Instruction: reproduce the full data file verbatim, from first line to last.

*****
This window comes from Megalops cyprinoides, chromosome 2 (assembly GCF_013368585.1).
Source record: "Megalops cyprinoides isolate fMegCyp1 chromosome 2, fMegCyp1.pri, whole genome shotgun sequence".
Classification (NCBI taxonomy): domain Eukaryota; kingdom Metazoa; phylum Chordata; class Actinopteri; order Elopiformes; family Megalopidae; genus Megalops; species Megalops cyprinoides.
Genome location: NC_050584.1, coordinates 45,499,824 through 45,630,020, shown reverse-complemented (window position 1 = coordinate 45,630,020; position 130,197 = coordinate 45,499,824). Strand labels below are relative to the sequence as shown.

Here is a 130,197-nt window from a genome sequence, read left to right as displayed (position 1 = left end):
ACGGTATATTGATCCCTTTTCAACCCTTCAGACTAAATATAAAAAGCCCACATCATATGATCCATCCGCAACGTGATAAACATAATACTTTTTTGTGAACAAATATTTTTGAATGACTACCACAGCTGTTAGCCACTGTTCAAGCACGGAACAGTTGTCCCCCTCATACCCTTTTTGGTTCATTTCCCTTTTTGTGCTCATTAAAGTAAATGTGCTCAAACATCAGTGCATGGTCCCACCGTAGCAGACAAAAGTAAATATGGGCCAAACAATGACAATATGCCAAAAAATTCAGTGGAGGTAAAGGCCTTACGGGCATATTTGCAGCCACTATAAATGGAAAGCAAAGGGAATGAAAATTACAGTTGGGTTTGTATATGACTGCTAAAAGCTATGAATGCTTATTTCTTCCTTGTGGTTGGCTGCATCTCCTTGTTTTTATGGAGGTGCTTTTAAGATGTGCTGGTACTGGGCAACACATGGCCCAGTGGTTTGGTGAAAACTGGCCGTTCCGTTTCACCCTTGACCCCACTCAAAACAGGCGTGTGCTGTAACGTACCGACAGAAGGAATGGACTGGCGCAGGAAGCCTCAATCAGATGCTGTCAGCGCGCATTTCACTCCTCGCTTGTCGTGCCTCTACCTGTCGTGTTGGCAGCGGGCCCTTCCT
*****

This window comes from Megalops cyprinoides, chromosome 2 (assembly GCF_013368585.1).
Source record: "Megalops cyprinoides isolate fMegCyp1 chromosome 2, fMegCyp1.pri, whole genome shotgun sequence".
Classification (NCBI taxonomy): domain Eukaryota; kingdom Metazoa; phylum Chordata; class Actinopteri; order Elopiformes; family Megalopidae; genus Megalops; species Megalops cyprinoides.
Genome location: NC_050584.1, coordinates 45,499,824 through 45,630,020, shown reverse-complemented (window position 1 = coordinate 45,630,020; position 130,197 = coordinate 45,499,824). Strand labels below are relative to the sequence as shown.

Here is a 130,197-nt window from a genome sequence, read left to right as displayed (position 1 = left end):
ACGGTATATTGATCCCTTTTCAACCCTTCAGACTAAATATAAAAAGCCCACATCATATGATCCATCCGCAACGTGATAAACATAATACTTTTTTGTGAACAAATATTTTTGAATGACTACCACAGCTGTTAGCCACTGTTCAAGCACGGAACAGTTGTCCCCCTCATACCCTTTTTGGTTCATTTCCCTTTTTGTGCTCATTAAAGTAAATGTGCTCAAACATCAGTGCATGGTCCCACCGTAGCAGACAAAAGTAAATATGGGCCAAACAATGACAATATGCCAAAAAATTCAGTGGAGGTAAAGGCCTTACGGGCATATTTGCAGCCACTATAAATGGAAAGCAAAGGGAATGAAAATTACAGTTGGGTTTGTATATGACTGCTAAAAGCTATGAATGCTTATTTCTTCCTTGTGGTTGGCTGCATCTCCTTGTTTTTATGGAGGTGCTTTTAAGATGTGCTGGTACTGGGCAACACATGGCCCAGTGGTTTGGTGAAAACTGGCCGTTCCGTTTCACCCTTGACCCCACTCAAAACAGGCGTGTGCTGTAACGTACCGACAGAAGGAATGGACTGGCGCAGGAAGCCTCAATCAGATGCTGTCAGCGCGCATTTCACTCCTCGCTTGTCGTGCCTCTACCTGTCGTGTTGGCAGCGGGCCCTTCCT